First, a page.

She told a radio programme that getting inoculated is a free choice and conceded that some people are simply not medically fit to receive a jab.
However, Chan said barring those who haven’t been vaccinated from certain venues isn’t a punishment.
“I have noticed that some people may have that impression. But don’t be mistaken,” the health chief argued, saying it’s a public health practice to adjust epidemic-control measures based on vaccine take-ups.
She said people were annoyed that businesses were ordered to close during previous outbreaks, and authorities hope they wouldn’t have to do that again.
However, a caller to an RTHK programme said the government appears to be treating those who haven’t been inoculated as “aliens”.
“This is so irrational,” said a woman who gave her surname as Leung. She said she suffers from white coat syndrome and is worried that receiving a jab might trigger some “hidden illnesses.”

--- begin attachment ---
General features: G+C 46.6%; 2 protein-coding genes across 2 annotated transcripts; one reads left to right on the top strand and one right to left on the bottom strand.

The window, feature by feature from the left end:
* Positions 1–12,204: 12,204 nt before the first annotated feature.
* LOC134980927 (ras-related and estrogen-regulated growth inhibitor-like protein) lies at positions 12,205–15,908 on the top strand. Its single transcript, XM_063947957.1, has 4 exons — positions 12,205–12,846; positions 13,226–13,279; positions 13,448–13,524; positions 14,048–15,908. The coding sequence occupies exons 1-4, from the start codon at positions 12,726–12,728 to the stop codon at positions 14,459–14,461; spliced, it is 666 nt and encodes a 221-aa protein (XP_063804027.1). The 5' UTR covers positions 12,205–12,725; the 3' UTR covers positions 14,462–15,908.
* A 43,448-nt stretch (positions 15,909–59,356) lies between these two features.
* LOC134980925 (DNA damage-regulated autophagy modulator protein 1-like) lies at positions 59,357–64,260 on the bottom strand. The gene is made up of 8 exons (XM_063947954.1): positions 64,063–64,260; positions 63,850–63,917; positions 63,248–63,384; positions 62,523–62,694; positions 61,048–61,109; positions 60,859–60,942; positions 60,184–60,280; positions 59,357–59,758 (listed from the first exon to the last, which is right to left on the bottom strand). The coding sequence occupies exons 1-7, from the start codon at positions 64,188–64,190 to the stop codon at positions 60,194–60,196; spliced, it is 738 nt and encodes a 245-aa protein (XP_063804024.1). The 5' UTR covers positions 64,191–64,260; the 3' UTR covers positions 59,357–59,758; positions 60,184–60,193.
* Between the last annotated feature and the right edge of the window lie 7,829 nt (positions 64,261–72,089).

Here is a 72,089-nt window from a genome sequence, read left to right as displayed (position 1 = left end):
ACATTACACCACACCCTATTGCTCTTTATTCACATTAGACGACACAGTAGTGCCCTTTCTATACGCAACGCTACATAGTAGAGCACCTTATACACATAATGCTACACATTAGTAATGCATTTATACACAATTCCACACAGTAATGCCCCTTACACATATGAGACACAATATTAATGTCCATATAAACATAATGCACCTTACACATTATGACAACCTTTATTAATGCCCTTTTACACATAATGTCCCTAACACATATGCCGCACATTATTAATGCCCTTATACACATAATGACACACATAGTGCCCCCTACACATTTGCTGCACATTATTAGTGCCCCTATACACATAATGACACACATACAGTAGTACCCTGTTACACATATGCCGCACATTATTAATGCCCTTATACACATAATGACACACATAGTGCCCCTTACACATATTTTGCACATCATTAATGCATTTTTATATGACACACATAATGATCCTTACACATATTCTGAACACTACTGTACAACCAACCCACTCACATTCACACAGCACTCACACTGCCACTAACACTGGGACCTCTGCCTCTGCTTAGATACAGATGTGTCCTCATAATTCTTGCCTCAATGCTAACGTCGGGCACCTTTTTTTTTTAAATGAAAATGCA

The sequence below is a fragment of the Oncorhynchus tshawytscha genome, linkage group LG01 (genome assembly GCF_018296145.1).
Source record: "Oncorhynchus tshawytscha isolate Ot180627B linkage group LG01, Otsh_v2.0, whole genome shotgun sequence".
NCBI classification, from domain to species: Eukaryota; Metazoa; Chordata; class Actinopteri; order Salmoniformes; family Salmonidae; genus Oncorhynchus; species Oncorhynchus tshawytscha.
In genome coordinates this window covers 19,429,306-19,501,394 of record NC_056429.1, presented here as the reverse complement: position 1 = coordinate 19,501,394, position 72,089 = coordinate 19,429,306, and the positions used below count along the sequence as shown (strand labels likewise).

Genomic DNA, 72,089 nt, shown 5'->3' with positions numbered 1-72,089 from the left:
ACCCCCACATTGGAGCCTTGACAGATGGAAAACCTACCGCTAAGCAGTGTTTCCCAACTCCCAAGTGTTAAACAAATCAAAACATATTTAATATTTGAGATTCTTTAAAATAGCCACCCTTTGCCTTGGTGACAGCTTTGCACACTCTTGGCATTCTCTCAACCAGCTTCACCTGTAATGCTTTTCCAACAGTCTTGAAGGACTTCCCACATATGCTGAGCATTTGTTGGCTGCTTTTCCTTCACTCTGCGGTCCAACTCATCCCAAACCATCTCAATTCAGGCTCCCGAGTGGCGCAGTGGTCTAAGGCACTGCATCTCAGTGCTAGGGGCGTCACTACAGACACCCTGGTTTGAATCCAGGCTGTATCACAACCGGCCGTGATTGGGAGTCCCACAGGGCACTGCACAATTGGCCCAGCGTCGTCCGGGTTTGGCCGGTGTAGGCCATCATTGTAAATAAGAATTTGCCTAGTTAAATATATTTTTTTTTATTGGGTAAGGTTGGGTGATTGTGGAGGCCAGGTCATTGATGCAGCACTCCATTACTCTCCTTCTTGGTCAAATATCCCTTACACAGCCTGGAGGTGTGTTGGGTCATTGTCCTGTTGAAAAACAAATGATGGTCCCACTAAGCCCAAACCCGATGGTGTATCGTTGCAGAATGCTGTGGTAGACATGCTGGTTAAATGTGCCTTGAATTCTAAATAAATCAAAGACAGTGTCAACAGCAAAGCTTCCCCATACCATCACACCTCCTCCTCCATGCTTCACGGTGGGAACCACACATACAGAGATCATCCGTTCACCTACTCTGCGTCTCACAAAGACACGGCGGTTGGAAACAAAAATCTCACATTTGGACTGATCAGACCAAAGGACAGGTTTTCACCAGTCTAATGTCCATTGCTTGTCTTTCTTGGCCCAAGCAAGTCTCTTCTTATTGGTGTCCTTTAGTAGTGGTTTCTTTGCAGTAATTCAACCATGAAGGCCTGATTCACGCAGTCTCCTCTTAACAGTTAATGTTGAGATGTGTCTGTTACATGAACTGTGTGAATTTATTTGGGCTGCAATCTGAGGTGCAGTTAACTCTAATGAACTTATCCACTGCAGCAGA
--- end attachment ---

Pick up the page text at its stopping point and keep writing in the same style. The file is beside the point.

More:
“The government failed to consider this group of people. Are they denying our human rights … barring us from entering schools and restaurants and treating us like an alien?” she questioned.
Meanwhile, infectious disease expert Joseph Tsang said although Hong Kong has had more than 28 days of zero local infections, it doesn’t mean the city is safe.
He pointed to a policeman who tested preliminary positive for the coronavirus on Monday, saying that shows that there might still be silent transmission in the community.
Tsang said current anti-epidemic measures alone aren’t enough to prevent future outbreaks and it’s key to build up herd immunity.
Separately, the minister in charge of the city’s vaccination programme, Patrick Nip, told RTHK that about 37,000 people made a booking for a jab on Monday.
The civil service chief said the figure was a new high and he hopes the trend could continue.